Canada has such a long history of fantastic figure skating talent that to cover it all would take several volumes. “Taking the Ice: Success Stories From the World of Canadian Figure Skating” is a wonderful overview of stories of skating from a wide selection of Canadian skating stars. As a coach, PA announcer, commentator and blogger, Ms. Kwong has seen the sport from all angles, seen all the major events first-hand, and is the perfect figure skating insider to write this compilation and share her views with us. Her own enthusiasm for the sport is evident on every page.
The book is broken down initially into covering each discipline of Ladies, Mens, Dance and Pairs, with a the landing page of each section covering notable milestones from that group. The next section covers other Canadian skating legends, including coaches and choreographers. Third, there is a section of stories regarding the 2002 Olympic Pairs scandal, with the perspectives of all those Canadian legends who saw it live and their impressions of the events that transpired. This covers skaters, coaches, commentators, judges and more. Lastly there is a chapter covering the 2010 Vancouver Olympics.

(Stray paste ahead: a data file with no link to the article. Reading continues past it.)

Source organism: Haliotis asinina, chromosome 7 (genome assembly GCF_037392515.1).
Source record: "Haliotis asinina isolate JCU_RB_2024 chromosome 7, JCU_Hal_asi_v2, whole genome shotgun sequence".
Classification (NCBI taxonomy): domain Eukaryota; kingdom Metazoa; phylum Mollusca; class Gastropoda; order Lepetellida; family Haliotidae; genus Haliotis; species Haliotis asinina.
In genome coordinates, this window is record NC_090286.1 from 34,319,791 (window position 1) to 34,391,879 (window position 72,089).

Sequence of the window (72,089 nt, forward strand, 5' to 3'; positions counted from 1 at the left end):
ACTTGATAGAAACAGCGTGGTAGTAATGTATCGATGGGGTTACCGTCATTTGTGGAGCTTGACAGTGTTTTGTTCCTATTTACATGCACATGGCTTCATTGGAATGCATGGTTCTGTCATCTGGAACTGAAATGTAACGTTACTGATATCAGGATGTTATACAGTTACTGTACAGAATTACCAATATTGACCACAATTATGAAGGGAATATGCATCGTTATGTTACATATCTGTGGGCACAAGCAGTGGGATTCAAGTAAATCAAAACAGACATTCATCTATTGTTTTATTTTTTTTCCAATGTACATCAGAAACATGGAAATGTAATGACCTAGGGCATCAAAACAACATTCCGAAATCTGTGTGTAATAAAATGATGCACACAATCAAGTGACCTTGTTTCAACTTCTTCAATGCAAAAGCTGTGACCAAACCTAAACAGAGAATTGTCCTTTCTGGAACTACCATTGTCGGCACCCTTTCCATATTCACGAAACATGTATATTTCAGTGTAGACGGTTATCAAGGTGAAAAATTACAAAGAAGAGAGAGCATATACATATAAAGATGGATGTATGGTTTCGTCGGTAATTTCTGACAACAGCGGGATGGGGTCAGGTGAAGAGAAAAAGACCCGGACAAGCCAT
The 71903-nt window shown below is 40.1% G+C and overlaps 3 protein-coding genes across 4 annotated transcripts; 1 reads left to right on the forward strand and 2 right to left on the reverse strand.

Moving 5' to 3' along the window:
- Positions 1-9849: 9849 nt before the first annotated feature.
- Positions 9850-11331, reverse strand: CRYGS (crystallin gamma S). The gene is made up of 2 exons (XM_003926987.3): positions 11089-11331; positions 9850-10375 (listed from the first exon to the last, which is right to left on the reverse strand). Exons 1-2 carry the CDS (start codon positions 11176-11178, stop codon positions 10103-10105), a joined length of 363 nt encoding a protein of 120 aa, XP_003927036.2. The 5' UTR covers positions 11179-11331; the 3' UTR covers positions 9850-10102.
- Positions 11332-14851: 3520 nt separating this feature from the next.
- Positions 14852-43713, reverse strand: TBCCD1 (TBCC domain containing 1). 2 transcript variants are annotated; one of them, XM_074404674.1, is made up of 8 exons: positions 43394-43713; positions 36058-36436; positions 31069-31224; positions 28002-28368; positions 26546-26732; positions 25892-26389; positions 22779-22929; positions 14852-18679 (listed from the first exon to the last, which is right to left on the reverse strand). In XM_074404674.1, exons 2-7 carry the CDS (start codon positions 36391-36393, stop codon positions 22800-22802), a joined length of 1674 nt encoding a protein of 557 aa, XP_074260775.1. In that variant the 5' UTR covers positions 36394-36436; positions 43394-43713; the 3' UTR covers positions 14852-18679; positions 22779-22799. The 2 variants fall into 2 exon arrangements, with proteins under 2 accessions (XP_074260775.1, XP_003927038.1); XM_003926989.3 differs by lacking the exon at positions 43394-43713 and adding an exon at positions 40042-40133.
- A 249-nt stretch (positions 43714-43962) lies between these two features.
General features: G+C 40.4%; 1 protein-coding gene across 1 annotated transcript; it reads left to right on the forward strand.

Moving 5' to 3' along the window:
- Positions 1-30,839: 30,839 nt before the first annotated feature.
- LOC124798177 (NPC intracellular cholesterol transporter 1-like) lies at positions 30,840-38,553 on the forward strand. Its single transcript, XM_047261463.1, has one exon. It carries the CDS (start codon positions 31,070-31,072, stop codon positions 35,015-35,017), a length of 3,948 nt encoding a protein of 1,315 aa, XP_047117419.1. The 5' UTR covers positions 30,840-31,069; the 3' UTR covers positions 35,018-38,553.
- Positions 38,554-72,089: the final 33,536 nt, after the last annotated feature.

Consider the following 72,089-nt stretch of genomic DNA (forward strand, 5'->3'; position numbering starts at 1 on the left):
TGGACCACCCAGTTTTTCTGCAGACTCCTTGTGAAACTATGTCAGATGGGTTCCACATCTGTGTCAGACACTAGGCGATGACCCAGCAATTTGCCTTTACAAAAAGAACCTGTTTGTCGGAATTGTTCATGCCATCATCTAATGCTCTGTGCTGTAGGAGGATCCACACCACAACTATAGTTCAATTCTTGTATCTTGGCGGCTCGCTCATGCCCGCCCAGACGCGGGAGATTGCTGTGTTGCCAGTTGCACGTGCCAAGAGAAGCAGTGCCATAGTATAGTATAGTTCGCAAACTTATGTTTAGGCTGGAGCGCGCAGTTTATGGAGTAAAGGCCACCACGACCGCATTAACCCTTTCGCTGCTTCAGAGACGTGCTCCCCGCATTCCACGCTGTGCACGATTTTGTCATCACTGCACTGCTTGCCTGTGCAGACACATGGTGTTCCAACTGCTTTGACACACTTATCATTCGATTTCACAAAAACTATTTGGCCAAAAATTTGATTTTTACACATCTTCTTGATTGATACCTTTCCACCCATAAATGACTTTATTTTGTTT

Each person interviewed is given the same amount of page space of about four to five pages, and is asked to define themselves by finishing the statement “I am . . .” Ms. Kwong explains in her introduction that tough choices had to be made in editing, since many of these personalities easily warrant a book all unto themselves. Some of the omissions are obvious: Bob Paul, Francis Dafoe, Lloyd Eisler to name a few. Additionally, I found it odd that such major players as Elvis Stoijko and Don Jackson were not included for the Mens section but rather are placed in the Living Legends section. But as she explained in my podcast interview with her, the intention was to start with a single person who made strides in Canadian skating in the early days of each discipline, and who then directly influenced the skaters that followed.
The stories range from funny (Tracy Wilson asking everyone “How is your sex life?”) to heartbreaking (the loss of Joannie Rochette’s mother just before the Ladies Short Program). Some of the stories might be repetitive for the hard-core skating fan who has read every autobiography of every skater, or follows skating news closely. But even the seasoned fan will find something new to learn from this book. For the newbie skating fan, “Taking the Ice” is the perfect introduction to Canadian skating, and will help get them hooked on learning more about the intriguing figures in the sport.